The impact of adaptation measures in Urban Heat Islands

A Reflection by CMCC Foundation – REMHI Division

Climate change, heat waves & the Urban Heat Island effect

The impacts of climate changes are expected to be highly different according to geographical areas, local features and socio-economic conditions, affecting, in a remarkable way, the poorest countries and needier sections of the population. It is now known how cities could experience deteriorating quality of life, posing tough challenges to the urban communities; briefly, increases in i) heat waves, worsened by increased warming characterizing anthropic built environments (UHI, urban heat island), ii) air pollution, and iii) extreme weather related risks are sharpened by urban geometries and high exposure.

Heatwave impacts

In recent years, the effects of heatwaves have interested different areas and large numbers of the population. Generally speaking, according to Oke et al. (2017), there is not an absolute definition of a heat wave: indeed, it refers to a sustained period of unusually high temperatures and then depends on the microclimatic background (e.g., geographical context, the climate at the local scale and the urban evolution of each city). However, this term is often adopted to refer to instances where relatively high temperatures (often accompanied by high relative humidity) cause thermal stress and discomfort in the population, leading in some cases to hyperthermia and death.  During the summer of 2003, in Europe, such phenomena claimed about 70,000 lives with overall losses evaluated at 13,800 US$M (MunichRe data), and more than 55,00 victims were the taken by the 2010 heat waves in Eastern Europe and Russia; finally, in the summer of 2017, the Mediterranean Region and India/Pakistan areas were affected by events inducing more than 7,000 fatalities. Regarding the potential exacerbation induced by climate change in heatwaves, Guerreiro et al. (2018) have recently published a study accounting for 571 European cities in the Urban Audit database, considering climate projections from the Coupled Model Inter-comparison Project Phase 5 (CMIP5) under the more pessimistic but “business as usual” RCP8.5 scenario. They concluded that the number of heat waves days increase across all cities (especially in southern Europe) while the higher increases in temperature are expected in Central European cities.


Figure 1: Comparison of energy cycles (net radiation against storage heat flux) for urban and rural areas during winter and summer (positive values of storage heat flux represent a flux warming the surfaces of the urban elements; negative values of storage heat flux tends to warm the canyon).<br />
The urban area is able to store during the daylight hours a greater quantity of heat especially in the summer. During the daylight hours, characterized by positive values of net radiation, the urban area returns a sensible heat flux much greater than latent heat flux (practically negligible) due to the presence of impervious surfaces from which water is collected in sewage systems. For this reason, the urban area stores a high amount of heat capable of warming the town elements. On the other hand, the rural area returns great values of latent heat flux, that when added to the sensible heat flux, can almost completely balance the net radiation. During the night hours, characterized by negative values of net radiation, the storage heat flux is negative and so directed to the canyon. In absolute terms, it is greater for the urban area than for the rural area. Consequently, roads and walls release heat which remains trapped in the canyon, warming the air within the town (modified from Reder et al, 2018).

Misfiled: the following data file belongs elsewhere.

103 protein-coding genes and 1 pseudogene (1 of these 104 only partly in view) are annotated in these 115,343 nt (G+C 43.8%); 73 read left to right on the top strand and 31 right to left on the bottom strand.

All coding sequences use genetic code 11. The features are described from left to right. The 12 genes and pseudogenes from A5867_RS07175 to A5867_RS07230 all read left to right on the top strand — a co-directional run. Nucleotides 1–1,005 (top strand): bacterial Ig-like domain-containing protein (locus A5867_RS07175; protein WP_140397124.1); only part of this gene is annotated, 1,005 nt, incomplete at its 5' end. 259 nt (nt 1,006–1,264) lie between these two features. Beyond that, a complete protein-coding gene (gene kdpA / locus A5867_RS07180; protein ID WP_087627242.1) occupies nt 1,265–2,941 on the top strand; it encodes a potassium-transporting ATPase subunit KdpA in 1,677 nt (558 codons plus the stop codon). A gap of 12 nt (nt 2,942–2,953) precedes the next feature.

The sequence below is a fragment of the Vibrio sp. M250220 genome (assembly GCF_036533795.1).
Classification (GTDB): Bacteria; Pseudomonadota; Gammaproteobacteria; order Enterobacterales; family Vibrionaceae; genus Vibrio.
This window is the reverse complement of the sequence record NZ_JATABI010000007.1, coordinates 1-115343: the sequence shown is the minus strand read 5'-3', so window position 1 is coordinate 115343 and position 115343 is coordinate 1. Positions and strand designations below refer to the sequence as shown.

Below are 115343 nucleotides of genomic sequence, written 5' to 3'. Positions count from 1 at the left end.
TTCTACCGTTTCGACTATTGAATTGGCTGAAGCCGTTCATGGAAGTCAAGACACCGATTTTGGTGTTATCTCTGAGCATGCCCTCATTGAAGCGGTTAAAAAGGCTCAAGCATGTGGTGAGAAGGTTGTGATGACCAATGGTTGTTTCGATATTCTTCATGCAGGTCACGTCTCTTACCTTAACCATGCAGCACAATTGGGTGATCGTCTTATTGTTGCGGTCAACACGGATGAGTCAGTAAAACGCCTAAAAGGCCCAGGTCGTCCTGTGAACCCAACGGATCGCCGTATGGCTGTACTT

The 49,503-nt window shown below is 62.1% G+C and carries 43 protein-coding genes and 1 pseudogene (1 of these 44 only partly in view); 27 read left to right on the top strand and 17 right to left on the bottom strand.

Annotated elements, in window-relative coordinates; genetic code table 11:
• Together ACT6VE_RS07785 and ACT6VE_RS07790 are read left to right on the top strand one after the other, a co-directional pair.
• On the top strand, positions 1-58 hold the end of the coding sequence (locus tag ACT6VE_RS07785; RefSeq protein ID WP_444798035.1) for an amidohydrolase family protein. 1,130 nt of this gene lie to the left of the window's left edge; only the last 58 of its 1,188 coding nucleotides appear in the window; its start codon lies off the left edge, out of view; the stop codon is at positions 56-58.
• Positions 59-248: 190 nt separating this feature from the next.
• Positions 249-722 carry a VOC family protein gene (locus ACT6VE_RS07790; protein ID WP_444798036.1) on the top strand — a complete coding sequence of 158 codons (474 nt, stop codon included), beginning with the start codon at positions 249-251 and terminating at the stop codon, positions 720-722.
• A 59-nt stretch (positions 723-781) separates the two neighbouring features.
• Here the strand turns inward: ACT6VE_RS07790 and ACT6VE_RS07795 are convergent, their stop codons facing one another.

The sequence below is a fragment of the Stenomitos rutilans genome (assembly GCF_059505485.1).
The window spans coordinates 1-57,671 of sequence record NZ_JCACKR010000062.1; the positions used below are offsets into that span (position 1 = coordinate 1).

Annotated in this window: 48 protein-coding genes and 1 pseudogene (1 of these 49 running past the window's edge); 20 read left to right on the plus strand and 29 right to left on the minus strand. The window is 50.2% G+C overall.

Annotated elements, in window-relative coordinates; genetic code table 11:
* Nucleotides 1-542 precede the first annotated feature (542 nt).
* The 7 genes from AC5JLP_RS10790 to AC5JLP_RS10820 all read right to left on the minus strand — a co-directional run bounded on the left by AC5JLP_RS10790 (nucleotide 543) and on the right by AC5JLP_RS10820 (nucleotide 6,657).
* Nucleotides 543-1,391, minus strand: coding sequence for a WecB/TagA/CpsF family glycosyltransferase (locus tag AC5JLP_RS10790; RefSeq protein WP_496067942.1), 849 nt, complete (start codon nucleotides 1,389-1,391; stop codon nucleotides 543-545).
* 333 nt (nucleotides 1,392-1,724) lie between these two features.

Nevertheless, within the urban contexts, the effects could result very differently. In August 2018, The Guardian published an interesting article about heat waves and inequalities highlighting that in the biggest cities the poorest populations are those that mainly suffer the consequences of heat waves. For instance, in the United States it is three times more likely that immigrants die during a heat event compared to American citizens, whilst in India, where it is expected that 24 cities will reach an average maximum summer temperature above 35 degrees by 2050, people most at risk are those living in shantytowns. On the same topic, The Lancet Countdown on health and climate change (Watts et al. 2017) highlights an increase of 125 million in adults suffering from intense heat waves between 2000 and 2016, and a reduction of 5% in the productivity of outdoor manual labor, with economic losses amounting to 129 billion dollars in 2016.

As said above, cities are usually warmer than their rural surroundings resulting in a particular urban climate pattern known as the Urban Heat Island. Cities indeed absorb, produce and radiate heat: asphalt, bricks, cement and roofs become as sponges that absorb heat during the day and release it during the night (see Figure 1). In this sense, it is expected that in the future the UHI, combined with the increasing urbanization, will make urban communities, especially the poorest ones, still more vulnerable to heat related health problems.

Continue reading the REMHI Division’s Reflection or download a PDF here.



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